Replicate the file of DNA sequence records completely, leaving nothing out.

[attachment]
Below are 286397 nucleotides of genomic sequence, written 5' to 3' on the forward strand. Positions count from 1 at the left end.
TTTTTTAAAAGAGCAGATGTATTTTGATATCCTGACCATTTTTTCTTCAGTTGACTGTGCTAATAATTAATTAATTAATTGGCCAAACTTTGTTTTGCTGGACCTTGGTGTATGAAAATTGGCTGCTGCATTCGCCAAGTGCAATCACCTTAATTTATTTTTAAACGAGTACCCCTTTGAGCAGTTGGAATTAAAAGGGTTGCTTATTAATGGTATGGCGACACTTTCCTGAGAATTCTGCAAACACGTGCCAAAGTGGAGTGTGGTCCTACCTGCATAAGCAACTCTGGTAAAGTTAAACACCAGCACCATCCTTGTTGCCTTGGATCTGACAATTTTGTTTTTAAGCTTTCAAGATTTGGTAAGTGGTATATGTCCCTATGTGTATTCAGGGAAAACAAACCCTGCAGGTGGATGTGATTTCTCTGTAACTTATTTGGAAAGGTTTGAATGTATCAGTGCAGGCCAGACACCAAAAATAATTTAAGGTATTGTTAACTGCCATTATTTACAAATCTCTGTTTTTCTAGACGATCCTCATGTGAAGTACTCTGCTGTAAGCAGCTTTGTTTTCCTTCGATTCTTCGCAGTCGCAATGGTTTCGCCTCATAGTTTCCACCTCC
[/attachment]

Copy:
Below are 286397 nucleotides of genomic sequence, written 5' to 3' on the forward strand. Positions count from 1 at the left end.
TTTTTTAAAAGAGCAGATGTATTTTGATATCCTGACCATTTTTTCTTCAGTTGACTGTGCTAATAATTAATTAATTAATTGGCCAAACTTTGTTTTGCTGGACCTTGGTGTATGAAAATTGGCTGCTGCATTCGCCAAGTGCAATCACCTTAATTTATTTTTAAACGAGTACCCCTTTGAGCAGTTGGAATTAAAAGGGTTGCTTATTAATGGTATGGCGACACTTTCCTGAGAATTCTGCAAACACGTGCCAAAGTGGAGTGTGGTCCTACCTGCATAAGCAACTCTGGTAAAGTTAAACACCAGCACCATCCTTGTTGCCTTGGATCTGACAATTTTGTTTTTAAGCTTTCAAGATTTGGTAAGTGGTATATGTCCCTATGTGTATTCAGGGAAAACAAACCCTGCAGGTGGATGTGATTTCTCTGTAACTTATTTGGAAAGGTTTGAATGTATCAGTGCAGGCCAGACACCAAAAATAATTTAAGGTATTGTTAACTGCCATTATTTACAAATCTCTGTTTTTCTAGACGATCCTCATGTGAAGTACTCTGCTGTAAGCAGCTTTGTTTTCCTTCGATTCTTCGCAGTCGCAATGGTTTCGCCTCATAGTTTCCACCTCC